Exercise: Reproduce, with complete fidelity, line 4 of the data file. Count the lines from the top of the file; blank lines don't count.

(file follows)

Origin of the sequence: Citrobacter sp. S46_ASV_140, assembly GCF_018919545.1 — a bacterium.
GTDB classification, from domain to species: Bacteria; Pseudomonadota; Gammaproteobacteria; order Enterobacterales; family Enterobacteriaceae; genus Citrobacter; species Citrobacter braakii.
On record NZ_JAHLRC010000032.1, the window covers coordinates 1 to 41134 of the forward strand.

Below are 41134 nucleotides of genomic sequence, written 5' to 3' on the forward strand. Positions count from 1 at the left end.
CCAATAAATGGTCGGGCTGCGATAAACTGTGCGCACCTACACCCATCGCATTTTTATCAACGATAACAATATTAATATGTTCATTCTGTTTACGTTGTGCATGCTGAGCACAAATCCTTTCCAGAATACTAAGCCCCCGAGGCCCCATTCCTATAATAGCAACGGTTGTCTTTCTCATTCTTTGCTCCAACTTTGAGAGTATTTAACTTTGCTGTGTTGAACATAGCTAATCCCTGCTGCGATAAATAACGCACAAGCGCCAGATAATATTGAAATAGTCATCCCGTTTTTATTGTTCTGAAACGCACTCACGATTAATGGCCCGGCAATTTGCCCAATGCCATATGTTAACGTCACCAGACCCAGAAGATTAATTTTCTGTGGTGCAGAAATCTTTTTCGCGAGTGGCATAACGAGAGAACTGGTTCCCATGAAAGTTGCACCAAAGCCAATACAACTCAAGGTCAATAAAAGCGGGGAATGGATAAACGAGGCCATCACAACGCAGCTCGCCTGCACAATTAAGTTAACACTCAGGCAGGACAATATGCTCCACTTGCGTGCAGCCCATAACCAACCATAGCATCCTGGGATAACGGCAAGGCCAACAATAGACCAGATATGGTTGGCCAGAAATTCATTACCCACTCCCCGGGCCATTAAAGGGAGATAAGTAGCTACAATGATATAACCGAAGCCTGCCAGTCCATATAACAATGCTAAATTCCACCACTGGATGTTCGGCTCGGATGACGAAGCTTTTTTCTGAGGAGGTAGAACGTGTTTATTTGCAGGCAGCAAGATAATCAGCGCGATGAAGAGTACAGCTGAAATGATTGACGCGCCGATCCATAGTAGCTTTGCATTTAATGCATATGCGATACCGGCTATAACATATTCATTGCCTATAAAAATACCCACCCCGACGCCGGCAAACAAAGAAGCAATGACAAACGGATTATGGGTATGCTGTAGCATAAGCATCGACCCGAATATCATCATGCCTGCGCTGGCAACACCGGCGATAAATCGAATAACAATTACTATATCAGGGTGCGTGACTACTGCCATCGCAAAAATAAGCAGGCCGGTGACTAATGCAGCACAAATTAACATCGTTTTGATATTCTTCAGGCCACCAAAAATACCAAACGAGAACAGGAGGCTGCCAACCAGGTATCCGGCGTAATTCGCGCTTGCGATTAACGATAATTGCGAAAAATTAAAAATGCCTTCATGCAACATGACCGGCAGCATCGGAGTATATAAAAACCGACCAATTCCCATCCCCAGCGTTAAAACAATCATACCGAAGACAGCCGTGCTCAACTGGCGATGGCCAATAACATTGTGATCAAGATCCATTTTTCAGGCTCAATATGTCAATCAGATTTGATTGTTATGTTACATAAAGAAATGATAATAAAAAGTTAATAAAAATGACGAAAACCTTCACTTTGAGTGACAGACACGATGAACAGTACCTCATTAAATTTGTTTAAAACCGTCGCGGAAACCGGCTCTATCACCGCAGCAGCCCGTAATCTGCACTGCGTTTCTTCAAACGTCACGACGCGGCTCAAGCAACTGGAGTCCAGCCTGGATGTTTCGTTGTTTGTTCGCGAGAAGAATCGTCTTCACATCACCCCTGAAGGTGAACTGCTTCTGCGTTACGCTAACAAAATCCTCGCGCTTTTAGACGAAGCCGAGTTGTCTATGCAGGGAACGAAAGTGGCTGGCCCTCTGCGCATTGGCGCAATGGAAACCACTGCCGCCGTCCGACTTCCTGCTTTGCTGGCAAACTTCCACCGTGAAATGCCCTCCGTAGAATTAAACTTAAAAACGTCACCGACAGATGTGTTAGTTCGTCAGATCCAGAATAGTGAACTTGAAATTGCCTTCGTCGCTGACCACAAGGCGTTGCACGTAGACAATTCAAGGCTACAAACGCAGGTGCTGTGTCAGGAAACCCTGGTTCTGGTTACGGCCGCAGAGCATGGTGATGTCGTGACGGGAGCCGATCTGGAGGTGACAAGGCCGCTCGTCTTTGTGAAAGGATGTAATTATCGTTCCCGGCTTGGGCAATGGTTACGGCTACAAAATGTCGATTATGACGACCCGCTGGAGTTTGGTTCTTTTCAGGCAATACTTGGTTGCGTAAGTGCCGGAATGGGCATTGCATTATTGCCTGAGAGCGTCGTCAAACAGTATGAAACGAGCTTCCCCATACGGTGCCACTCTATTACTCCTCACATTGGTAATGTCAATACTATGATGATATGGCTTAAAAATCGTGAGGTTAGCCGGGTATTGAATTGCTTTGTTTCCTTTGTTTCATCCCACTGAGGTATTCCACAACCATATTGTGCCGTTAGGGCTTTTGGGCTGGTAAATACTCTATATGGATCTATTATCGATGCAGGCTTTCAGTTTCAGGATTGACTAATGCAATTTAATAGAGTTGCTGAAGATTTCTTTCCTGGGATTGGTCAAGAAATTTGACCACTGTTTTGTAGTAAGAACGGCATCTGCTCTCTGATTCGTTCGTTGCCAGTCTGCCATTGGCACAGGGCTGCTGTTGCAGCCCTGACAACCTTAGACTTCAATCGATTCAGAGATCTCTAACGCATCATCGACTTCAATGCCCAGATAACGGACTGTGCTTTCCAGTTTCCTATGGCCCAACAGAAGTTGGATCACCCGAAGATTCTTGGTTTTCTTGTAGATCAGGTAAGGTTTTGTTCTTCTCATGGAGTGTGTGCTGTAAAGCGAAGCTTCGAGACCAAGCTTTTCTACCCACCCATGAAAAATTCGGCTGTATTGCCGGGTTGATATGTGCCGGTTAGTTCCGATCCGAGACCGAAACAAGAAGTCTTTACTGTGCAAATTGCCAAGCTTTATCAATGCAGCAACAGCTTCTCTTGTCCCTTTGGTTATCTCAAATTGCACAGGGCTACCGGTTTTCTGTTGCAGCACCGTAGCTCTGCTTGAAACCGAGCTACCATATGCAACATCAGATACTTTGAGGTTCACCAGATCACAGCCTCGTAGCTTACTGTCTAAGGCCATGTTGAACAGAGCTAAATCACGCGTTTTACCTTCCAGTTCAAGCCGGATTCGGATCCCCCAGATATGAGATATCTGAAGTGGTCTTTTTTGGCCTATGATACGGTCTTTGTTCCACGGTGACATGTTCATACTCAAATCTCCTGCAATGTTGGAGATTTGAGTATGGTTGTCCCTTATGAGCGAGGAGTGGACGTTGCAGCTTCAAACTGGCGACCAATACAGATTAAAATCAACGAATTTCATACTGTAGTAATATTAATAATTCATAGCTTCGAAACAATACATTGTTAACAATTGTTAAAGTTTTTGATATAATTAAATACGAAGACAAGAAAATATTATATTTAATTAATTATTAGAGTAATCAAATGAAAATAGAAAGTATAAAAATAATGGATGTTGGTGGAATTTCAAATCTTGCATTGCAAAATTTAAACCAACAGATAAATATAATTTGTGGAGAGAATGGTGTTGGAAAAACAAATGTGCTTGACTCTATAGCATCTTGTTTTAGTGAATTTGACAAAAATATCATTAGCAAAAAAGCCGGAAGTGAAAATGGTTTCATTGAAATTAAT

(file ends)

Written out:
Below are 41134 nucleotides of genomic sequence, written 5' to 3' on the forward strand. Positions count from 1 at the left end.